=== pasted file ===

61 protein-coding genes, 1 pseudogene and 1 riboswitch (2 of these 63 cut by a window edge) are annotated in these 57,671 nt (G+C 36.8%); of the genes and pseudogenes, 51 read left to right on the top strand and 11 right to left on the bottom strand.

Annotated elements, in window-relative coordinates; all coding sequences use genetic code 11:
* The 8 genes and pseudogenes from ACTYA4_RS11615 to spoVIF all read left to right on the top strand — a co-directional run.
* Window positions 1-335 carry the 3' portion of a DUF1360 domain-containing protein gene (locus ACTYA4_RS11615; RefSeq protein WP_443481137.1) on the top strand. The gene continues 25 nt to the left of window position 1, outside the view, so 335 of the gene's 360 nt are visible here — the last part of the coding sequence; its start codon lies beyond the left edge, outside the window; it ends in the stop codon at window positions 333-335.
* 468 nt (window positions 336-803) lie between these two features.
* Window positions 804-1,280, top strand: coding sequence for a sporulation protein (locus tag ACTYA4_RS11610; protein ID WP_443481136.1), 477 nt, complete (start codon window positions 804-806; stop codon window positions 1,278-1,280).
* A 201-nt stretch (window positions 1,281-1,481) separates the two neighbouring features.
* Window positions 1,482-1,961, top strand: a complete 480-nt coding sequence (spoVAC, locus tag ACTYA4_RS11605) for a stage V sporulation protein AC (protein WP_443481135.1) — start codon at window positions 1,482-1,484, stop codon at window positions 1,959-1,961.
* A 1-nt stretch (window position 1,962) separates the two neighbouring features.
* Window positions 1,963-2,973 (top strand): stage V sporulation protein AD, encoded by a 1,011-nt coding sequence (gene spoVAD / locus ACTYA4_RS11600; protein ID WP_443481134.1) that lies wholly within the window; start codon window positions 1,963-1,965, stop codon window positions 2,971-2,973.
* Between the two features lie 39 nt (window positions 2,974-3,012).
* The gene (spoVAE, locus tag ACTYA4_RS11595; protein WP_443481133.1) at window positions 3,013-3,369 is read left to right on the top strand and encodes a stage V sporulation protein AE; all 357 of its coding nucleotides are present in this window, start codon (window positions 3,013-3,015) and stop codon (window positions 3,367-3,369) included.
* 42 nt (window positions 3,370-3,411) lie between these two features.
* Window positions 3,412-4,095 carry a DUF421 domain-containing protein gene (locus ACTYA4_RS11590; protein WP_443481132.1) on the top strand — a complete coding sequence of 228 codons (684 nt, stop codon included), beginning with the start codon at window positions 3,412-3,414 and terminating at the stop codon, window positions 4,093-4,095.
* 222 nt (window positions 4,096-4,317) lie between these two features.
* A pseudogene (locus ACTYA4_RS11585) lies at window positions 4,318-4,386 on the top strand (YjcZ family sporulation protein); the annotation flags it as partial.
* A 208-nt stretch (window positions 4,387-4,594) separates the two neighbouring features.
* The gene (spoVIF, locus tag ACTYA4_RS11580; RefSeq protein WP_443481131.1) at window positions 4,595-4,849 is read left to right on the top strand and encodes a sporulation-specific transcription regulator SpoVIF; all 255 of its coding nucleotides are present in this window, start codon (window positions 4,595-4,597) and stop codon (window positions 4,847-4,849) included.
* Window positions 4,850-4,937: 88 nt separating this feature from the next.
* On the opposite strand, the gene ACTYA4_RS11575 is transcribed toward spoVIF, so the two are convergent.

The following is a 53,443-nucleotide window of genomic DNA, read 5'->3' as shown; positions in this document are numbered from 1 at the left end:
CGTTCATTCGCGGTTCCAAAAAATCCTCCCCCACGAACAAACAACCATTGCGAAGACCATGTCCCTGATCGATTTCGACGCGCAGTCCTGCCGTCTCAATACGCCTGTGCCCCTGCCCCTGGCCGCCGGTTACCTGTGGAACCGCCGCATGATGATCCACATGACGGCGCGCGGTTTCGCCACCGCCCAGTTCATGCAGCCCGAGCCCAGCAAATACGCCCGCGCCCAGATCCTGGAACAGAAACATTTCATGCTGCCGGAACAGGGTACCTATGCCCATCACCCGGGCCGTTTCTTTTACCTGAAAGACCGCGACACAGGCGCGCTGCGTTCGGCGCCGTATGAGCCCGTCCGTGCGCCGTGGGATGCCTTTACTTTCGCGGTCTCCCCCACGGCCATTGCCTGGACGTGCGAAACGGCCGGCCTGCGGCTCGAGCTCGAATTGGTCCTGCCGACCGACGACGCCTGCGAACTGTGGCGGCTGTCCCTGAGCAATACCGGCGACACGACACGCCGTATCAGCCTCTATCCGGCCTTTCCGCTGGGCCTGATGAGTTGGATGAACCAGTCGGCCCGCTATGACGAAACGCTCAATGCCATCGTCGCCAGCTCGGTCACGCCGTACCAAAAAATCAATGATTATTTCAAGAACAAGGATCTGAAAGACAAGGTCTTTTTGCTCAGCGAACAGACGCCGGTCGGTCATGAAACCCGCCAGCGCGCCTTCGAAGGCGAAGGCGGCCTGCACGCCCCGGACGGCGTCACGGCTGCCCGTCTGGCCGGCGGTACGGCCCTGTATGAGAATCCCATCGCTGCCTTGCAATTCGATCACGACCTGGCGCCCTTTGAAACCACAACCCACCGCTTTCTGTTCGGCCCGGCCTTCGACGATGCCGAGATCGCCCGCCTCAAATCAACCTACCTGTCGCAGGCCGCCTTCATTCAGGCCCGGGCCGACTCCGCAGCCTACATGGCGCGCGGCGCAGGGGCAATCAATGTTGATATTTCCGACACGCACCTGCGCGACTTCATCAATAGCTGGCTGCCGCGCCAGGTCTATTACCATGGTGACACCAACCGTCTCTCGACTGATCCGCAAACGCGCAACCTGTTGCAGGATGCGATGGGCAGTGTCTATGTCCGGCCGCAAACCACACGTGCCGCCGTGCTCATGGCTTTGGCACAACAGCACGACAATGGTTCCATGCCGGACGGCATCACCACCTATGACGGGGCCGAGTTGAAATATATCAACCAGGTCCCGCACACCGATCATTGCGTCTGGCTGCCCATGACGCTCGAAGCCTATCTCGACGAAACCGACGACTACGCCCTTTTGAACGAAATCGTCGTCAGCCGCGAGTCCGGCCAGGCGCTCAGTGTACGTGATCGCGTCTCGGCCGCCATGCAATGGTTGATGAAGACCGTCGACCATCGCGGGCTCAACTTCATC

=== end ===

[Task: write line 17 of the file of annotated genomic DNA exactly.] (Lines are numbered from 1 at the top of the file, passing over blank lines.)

* A 208-nt stretch (window positions 4,387-4,594) separates the two neighbouring features.